14 July 2008

Water Conservation Possible

Denver Water, the non-profit, government owned entity that supplies water to most of the Denver metropolitan area, acted idiotically in shutting down the Dillon Dam road permanently and abruptly last week without notice to local officials, presumably as a result of non-urgent terrorism fears.

“We are not aware of an imminent threat,” said Denver water commissioner Penfield Tate. “But in the last several months, we’ve grown far more concerned about the vulnerability of the dam and the potential for catastrophic consequences downstream if the dam were targeted.”

The closure drew immediate fire from local officials, who were not given any advance warning.

Yes, there is a threat. My dad was preparing reports concerning similar terrorist threats when he was a civil engineering professor at Georgia Tech in the 1970s. But, this isn't a problem that required precipitous action with widespread collateral consequences including the impairment of ambulance services in the area.

Catastrophic, but extremely unlikely risks need to be weighed against small but significant high probability harms as a result of efforts to abate the unlikely risks. This comparison, moreover, needs to be conducted cautiously. The likely harms are usually possible to determine with some certainty. The unlikely harms are highly sensitive to the methodology used to assess them. Care is even more in order when the person making the decision, in this case, Denver Water, would be harmed by the unlikely risk, but not by the more probable harms flowing from the abatement efforts (reduced ambulance services and local economic impacts due to the closing of one of three main transportation arteries in the area).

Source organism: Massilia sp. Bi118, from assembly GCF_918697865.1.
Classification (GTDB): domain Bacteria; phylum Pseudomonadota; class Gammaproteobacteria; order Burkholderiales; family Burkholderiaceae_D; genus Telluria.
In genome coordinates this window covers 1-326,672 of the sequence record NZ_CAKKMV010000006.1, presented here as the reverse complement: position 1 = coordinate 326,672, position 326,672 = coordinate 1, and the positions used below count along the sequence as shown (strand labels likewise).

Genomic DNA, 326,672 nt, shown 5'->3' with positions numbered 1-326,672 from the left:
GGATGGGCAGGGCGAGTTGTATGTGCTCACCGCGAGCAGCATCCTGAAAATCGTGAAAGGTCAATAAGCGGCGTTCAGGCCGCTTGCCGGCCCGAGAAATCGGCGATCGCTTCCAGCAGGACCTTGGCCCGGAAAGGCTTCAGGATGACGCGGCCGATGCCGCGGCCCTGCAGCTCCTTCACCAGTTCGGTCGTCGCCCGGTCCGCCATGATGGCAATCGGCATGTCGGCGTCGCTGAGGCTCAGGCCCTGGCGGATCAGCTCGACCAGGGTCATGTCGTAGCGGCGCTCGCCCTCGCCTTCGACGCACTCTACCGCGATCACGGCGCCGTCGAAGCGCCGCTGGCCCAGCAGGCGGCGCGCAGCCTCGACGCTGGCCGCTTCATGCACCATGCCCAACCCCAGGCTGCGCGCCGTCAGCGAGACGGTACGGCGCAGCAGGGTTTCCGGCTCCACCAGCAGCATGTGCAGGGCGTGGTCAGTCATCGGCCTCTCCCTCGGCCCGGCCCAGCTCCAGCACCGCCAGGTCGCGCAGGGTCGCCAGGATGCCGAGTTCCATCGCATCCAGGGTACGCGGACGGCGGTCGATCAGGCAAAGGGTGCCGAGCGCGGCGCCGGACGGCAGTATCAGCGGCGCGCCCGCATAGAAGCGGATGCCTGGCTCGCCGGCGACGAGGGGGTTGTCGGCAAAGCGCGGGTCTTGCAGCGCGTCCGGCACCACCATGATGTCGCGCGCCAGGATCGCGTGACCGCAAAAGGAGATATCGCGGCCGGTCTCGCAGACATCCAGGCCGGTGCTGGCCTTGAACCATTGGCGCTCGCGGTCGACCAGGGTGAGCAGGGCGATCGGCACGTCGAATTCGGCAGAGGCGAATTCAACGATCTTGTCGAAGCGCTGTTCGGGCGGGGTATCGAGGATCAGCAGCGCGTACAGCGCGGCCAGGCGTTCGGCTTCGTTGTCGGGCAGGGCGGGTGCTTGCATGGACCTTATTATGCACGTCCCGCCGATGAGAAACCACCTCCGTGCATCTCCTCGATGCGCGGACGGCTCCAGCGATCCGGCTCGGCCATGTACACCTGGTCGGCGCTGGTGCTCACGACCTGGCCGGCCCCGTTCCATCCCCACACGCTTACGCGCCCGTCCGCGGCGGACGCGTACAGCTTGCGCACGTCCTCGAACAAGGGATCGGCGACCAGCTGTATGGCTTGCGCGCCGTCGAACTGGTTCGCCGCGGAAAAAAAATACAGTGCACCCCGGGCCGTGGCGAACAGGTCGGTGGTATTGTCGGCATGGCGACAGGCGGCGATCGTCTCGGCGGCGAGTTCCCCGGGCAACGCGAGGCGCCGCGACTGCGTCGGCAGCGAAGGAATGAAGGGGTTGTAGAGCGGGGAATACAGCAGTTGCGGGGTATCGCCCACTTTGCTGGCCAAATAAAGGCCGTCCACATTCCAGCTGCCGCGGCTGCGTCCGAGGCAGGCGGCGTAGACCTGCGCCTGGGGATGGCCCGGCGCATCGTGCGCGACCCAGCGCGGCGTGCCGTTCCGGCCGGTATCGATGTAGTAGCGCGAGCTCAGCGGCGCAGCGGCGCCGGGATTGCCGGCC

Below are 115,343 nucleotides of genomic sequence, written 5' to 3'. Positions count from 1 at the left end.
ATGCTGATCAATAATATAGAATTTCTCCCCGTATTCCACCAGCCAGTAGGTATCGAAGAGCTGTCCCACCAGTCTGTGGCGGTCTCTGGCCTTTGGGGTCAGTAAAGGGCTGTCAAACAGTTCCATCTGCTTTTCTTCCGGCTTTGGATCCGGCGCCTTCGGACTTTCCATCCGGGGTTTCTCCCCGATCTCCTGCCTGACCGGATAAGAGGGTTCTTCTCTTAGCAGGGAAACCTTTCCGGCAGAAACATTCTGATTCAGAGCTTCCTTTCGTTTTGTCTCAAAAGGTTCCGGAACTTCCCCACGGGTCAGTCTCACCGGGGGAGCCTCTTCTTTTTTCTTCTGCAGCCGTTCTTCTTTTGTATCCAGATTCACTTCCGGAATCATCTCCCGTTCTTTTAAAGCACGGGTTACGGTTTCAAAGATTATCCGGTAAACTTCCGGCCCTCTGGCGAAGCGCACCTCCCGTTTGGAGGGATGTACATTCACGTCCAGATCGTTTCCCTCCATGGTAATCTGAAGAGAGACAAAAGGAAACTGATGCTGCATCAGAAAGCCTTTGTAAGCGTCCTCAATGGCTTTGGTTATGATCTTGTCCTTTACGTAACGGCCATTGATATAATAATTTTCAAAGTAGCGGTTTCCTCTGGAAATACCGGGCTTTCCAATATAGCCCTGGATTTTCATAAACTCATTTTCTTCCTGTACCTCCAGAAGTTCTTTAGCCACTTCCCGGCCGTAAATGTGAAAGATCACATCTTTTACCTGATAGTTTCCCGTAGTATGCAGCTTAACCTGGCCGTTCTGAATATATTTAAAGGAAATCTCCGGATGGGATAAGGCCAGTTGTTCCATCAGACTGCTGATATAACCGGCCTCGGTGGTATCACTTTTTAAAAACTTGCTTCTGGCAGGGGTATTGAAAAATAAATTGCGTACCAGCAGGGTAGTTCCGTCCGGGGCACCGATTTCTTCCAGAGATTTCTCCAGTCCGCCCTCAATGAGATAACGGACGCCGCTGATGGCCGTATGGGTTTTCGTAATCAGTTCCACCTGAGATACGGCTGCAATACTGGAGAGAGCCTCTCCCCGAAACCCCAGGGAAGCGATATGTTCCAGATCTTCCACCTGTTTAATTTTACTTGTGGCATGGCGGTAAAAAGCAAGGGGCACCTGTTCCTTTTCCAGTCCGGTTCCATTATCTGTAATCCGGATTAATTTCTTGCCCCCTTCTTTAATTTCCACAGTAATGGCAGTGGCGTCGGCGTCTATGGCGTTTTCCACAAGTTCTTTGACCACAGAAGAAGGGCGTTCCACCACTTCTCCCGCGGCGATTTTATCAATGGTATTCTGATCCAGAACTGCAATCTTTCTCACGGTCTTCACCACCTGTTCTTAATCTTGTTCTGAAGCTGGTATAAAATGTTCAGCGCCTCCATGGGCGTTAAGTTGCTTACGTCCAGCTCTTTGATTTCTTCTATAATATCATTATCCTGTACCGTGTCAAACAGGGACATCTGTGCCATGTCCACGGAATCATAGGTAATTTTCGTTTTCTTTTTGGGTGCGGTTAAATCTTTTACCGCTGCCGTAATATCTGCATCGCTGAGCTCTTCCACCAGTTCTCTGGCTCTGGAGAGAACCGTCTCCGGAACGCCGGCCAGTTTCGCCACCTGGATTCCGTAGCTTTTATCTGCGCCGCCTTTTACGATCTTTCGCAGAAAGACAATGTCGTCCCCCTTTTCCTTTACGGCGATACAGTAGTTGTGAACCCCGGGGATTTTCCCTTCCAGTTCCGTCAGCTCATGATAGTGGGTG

Indeed, in a fair risk analysis, it would appear that the greater threat is not destruction of the massive earthen dam itself, potentially causing a catastrophic flood, but contamination of the water in the reservoir with a highly toxic substance, which is something that can be accomplished from many places other than the dam road at any large reservoir. If one is going to try to abate a low probability risk, one ought to do something that will really solve the problem, not simply engage in security theater.

Denver Water is, however, doing an excellent job at the core mission of managing Denver's water resources, a key element of which is a focus on water conservation. Via Westword, "water use in 2007 was 20 percent lower than 2001 use levels."

This game changing reduction in water use (equivalent in impact to Aurora, Colorado completely disappearing off the metropolitan area map) has taken place against a backdrop of urban growth, not decline. Also notable is the fact that Denver Water achieved this change with P.R., rather modest fines and regulations, and rather modest financial incentives to invest in water conservation. Once the public was made aware that we needed to conserve and we were told how to do so, the reaction was voluntary and heart felt. The public has taken action mostly as matter of moral imperative, rather than due to economic incentives.

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